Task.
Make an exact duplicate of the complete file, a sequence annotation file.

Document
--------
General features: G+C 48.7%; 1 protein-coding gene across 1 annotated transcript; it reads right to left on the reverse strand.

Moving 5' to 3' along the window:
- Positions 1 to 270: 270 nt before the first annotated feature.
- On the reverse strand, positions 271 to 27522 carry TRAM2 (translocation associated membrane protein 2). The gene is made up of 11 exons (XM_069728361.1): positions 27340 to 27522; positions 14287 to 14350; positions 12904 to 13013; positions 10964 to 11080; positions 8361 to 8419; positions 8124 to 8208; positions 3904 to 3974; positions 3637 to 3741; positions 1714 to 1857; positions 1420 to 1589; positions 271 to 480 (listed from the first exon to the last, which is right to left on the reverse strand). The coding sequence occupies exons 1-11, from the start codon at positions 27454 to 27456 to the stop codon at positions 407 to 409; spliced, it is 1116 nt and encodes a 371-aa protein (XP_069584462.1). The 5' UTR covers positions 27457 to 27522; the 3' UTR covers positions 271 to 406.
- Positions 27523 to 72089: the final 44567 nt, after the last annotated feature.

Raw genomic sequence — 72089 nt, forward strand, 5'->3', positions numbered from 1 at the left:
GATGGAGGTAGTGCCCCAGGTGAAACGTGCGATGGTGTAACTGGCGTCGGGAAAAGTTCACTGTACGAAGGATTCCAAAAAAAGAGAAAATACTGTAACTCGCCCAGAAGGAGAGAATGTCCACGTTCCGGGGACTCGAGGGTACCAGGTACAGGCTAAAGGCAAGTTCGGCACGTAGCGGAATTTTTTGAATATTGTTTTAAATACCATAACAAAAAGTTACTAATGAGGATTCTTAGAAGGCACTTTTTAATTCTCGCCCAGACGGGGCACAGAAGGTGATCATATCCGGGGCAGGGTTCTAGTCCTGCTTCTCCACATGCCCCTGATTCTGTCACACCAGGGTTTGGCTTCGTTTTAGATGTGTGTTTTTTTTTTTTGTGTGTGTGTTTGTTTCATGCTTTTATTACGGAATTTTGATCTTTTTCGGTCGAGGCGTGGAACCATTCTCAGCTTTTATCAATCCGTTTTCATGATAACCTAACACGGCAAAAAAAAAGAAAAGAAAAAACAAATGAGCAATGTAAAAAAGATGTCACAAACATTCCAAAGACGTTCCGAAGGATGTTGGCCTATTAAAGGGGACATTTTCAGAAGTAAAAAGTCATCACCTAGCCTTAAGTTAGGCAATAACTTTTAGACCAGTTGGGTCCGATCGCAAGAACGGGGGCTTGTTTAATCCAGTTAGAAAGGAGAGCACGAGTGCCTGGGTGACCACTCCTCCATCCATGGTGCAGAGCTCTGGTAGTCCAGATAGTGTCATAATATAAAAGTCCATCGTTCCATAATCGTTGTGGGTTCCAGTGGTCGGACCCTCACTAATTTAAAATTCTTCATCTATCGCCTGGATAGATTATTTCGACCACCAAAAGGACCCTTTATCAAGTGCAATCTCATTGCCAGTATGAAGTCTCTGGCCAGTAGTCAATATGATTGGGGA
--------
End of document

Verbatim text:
General features: G+C 48.7%; 1 protein-coding gene across 1 annotated transcript; it reads right to left on the reverse strand.

Moving 5' to 3' along the window:
- Positions 1 to 270: 270 nt before the first annotated feature.
- On the reverse strand, positions 271 to 27522 carry TRAM2 (translocation associated membrane protein 2). The gene is made up of 11 exons (XM_069728361.1): positions 27340 to 27522; positions 14287 to 14350; positions 12904 to 13013; positions 10964 to 11080; positions 8361 to 8419; positions 8124 to 8208; positions 3904 to 3974; positions 3637 to 3741; positions 1714 to 1857; positions 1420 to 1589; positions 271 to 480 (listed from the first exon to the last, which is right to left on the reverse strand). The coding sequence occupies exons 1-11, from the start codon at positions 27454 to 27456 to the stop codon at positions 407 to 409; spliced, it is 1116 nt and encodes a 371-aa protein (XP_069584462.1). The 5' UTR covers positions 27457 to 27522; the 3' UTR covers positions 271 to 406.
- Positions 27523 to 72089: the final 44567 nt, after the last annotated feature.

Raw genomic sequence — 72089 nt, forward strand, 5'->3', positions numbered from 1 at the left:
GATGGAGGTAGTGCCCCAGGTGAAACGTGCGATGGTGTAACTGGCGTCGGGAAAAGTTCACTGTACGAAGGATTCCAAAAAAAGAGAAAATACTGTAACTCGCCCAGAAGGAGAGAATGTCCACGTTCCGGGGACTCGAGGGTACCAGGTACAGGCTAAAGGCAAGTTCGGCACGTAGCGGAATTTTTTGAATATTGTTTTAAATACCATAACAAAAAGTTACTAATGAGGATTCTTAGAAGGCACTTTTTAATTCTCGCCCAGACGGGGCACAGAAGGTGATCATATCCGGGGCAGGGTTCTAGTCCTGCTTCTCCACATGCCCCTGATTCTGTCACACCAGGGTTTGGCTTCGTTTTAGATGTGTGTTTTTTTTTTTTGTGTGTGTGTTTGTTTCATGCTTTTATTACGGAATTTTGATCTTTTTCGGTCGAGGCGTGGAACCATTCTCAGCTTTTATCAATCCGTTTTCATGATAACCTAACACGGCAAAAAAAAAGAAAAGAAAAAACAAATGAGCAATGTAAAAAAGATGTCACAAACATTCCAAAGACGTTCCGAAGGATGTTGGCCTATTAAAGGGGACATTTTCAGAAGTAAAAAGTCATCACCTAGCCTTAAGTTAGGCAATAACTTTTAGACCAGTTGGGTCCGATCGCAAGAACGGGGGCTTGTTTAATCCAGTTAGAAAGGAGAGCACGAGTGCCTGGGTGACCACTCCTCCATCCATGGTGCAGAGCTCTGGTAGTCCAGATAGTGTCATAATATAAAAGTCCATCGTTCCATAATCGTTGTGGGTTCCAGTGGTCGGACCCTCACTAATTTAAAATTCTTCATCTATCGCCTGGATAGATTATTTCGACCACCAAAAGGACCCTTTATCAAGTGCAATCTCATTGCCAGTATGAAGTCTCTGGCCAGTAGTCAATATGATTGGGGA